Vector game graphics

Vector 2014 Recommendations

This piece was originally intended for Vector’s annual round-up of contributors’ 2014 favourites and recommendations. Unfortunately I was too slow in delivering it and, as a result, there was no room for it in the magazine. Rather than chuck it in the bin, I thought I’d post it here. My efforts to proselytise games to the Vector readership will have to wait for another day. 


I’m not in the habit of contributing to these annual round-ups since I tend to acquire, rather than offer, recommendations for the year’s best novels. Still, this year I’ve elected to approach the issue in a cross-media fashion, letting the rest of Vector contributor’s recommend the written fiction.

In gaming, 2014 is personally notable as the year I played From Software’s Dark Souls (released 2012). It is not a game for occasional players of games. Dark Souls is hard and it will punish the unwary – but it will reward the attentive, the thoughtful, and the dedicated.

Its difficulty is its most remarked-upon feature, but of greater significance is how the game’s mechanics tie into its overarching narrative and themes. Dark Souls is about the end of the world: a world so old and tired that even its creation myths have aged and died. It is a world that has been built again and again on the bones of what which came before, and is so bound up in the cycles of entropy that change feels impossible.

Dark Souls is a staggeringly successful execution of video game worldbuilding thanks to its marriage of mechanical and narrative design (rarer than one might imagine). Its sweeping story is rarely exposited directly, instead delivered sparingly in fragments of dialogue, item descriptions and visual motifs… with its hundreds of thousands of players left to slowly, gradually build up the bigger picture.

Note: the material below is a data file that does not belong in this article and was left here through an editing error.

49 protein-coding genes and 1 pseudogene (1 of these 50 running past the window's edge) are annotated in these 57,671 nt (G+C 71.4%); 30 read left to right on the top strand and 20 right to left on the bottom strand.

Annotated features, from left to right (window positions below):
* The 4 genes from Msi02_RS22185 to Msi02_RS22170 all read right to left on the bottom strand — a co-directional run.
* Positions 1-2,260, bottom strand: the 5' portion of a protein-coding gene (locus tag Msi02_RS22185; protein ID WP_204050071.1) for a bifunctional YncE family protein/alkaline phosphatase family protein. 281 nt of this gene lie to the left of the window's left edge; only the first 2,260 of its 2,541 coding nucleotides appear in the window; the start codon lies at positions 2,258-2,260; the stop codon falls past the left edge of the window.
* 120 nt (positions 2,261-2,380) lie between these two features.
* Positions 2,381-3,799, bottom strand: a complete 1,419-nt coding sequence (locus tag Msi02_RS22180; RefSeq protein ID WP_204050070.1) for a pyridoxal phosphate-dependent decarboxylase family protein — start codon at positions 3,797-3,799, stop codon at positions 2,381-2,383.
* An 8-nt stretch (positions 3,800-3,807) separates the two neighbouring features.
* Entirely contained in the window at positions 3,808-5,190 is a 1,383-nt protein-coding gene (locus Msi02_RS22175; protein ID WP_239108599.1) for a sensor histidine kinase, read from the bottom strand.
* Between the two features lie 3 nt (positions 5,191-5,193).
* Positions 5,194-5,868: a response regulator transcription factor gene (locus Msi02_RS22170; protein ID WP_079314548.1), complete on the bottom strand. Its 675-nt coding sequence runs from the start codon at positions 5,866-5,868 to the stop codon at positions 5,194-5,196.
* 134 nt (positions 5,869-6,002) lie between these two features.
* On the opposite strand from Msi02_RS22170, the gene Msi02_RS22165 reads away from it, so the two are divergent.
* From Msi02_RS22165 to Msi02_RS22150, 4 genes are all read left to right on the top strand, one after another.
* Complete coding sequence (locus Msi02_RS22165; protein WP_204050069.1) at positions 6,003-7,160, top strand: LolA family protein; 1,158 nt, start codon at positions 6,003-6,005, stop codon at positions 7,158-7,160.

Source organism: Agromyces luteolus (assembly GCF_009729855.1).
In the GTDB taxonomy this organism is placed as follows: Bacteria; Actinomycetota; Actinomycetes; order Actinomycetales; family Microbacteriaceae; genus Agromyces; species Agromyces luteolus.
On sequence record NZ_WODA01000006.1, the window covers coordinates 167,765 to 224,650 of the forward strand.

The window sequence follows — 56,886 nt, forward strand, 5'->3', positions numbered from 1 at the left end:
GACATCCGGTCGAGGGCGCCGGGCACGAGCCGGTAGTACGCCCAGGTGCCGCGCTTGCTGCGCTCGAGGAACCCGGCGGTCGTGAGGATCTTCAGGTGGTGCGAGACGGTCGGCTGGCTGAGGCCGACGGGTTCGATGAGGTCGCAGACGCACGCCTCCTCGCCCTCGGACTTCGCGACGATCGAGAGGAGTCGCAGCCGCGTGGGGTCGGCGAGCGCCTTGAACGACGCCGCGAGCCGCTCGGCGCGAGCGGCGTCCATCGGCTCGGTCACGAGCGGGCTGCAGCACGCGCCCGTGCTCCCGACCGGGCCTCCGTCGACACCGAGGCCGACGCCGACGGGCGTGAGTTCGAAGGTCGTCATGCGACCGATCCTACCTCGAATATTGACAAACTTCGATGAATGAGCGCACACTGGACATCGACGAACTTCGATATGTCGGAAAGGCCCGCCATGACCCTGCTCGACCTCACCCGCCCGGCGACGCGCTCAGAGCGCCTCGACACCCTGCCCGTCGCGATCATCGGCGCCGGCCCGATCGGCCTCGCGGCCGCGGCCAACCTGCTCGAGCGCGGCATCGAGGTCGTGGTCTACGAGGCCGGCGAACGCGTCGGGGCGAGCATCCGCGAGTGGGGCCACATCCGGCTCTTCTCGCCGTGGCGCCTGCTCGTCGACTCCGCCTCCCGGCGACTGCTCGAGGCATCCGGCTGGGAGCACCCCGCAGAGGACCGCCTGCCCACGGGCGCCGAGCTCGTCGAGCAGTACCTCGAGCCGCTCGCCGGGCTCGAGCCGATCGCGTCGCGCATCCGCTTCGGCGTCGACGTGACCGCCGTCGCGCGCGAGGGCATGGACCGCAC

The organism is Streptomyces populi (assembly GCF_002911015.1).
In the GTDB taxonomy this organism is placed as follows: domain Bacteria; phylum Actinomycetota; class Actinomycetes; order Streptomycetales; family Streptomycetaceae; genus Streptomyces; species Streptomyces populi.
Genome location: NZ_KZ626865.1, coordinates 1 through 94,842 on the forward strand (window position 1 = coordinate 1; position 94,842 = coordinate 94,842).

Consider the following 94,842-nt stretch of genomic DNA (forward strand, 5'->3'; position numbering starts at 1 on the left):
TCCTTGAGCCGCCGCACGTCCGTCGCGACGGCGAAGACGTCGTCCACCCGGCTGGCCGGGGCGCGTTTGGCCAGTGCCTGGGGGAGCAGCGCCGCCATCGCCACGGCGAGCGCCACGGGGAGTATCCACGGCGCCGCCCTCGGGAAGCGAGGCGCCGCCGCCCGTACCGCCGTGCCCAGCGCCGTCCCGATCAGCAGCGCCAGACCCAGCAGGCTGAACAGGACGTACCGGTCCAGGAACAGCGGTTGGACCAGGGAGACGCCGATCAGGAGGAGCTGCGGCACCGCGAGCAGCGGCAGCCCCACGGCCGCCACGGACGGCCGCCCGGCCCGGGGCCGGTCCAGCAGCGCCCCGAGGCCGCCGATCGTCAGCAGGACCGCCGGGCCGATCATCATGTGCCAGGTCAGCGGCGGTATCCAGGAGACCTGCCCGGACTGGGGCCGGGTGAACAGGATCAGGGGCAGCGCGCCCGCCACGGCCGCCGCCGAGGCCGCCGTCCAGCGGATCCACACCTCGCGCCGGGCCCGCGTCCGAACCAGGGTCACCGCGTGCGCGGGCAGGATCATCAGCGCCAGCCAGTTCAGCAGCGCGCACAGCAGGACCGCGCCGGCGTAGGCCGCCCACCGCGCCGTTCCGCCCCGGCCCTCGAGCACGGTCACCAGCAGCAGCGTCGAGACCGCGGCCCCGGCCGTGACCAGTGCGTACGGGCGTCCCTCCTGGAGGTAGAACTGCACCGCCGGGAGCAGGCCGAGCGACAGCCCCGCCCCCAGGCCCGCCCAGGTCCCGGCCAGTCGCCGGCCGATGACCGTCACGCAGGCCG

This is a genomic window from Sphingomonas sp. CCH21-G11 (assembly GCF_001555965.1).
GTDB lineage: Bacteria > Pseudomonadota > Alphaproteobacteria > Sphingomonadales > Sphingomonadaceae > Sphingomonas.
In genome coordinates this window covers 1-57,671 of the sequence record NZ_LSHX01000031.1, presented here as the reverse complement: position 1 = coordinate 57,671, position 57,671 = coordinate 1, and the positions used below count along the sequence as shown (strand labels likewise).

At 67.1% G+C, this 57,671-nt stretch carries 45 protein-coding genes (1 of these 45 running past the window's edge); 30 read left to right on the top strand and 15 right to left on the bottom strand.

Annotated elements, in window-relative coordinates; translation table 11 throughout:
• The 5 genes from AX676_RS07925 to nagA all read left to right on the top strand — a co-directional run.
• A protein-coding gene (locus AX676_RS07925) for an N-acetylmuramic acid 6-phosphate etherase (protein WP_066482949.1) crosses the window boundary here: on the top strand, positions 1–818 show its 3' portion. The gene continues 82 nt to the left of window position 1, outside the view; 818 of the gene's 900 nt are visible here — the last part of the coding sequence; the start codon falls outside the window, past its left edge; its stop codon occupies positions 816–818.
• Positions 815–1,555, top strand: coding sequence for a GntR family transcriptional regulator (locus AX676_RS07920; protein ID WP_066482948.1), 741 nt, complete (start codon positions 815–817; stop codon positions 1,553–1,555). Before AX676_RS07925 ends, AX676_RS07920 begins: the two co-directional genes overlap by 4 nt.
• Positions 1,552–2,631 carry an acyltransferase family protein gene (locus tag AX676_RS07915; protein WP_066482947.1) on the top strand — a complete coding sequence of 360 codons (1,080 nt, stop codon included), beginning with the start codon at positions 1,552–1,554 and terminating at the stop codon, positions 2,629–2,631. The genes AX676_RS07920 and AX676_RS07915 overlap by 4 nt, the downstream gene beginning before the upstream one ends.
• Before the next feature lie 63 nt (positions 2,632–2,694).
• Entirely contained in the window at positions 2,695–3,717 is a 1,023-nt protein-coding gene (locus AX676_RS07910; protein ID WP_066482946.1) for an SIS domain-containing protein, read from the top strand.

For the medium of sequential punching – comics – I must recommend Transformers: More Than Meets The Eye (words: James Roberts, art: Nick Roche). It may seem odd to single out the promotional media for a Japanese toy company. However, More Than Meets The Eye has achieved what I thought impossible: shifting my interest in this franchise from ironic, nostalgic attachment to genuine admiration and pleasure.

The series began in 2012 and has evidently been plotted a long way in advance. It tells a convoluted yet cohesive tale of space opera, exploration and friendship. Drawing on historically under-used characters, giving Roberts great scope for developing new relationships and stories, MTMTE has ably explored numerous themes through the lens of the four million year civil war that has always been the backdrop of Transformers fiction. Such themes have lately included social relations, caste systems, state surveillance, the rule and validity of law, coping with grief and loss, and working out one’s place in a post-war society.

MTMTE is also one of the funniest stories I have read in a long time, with the series’ humour largely arising naturally from the friction between its oddball cast. I do sometimes wonder if the humour would work as well for someone unfamiliar with Transformers lore, or with comics in general. I honestly believe it would: Roberts’ characters are endearing and memorable, and his comedy is born of them.

Finally, a non-fiction recommendation. Randall Munroe is well-known for his webcomic xkcd and its side project ‘What if?’ The latter is, in essence, a glorified Reddit AMA to which readers submit hypothetical scientific (ish) questions, and Munroe does his best to answer them. The questions and scenarios proposed are often ludicrous, and Munroe’s responses are usually equal parts rigorous and tongue-in-cheek. Sometimes he is clearly having such fun working out the answers that his speculation moves far beyond the boundaries of the original scenarios.

A book of these questions and responses was published in Britain in September 2014. It’s a hugely entertaining read for both its humorous elements and for the overt pleasure its author takes in speculating upon the improbable. The questions asked may not always be good, but Munroe’s answers usually are.

Comments are closed.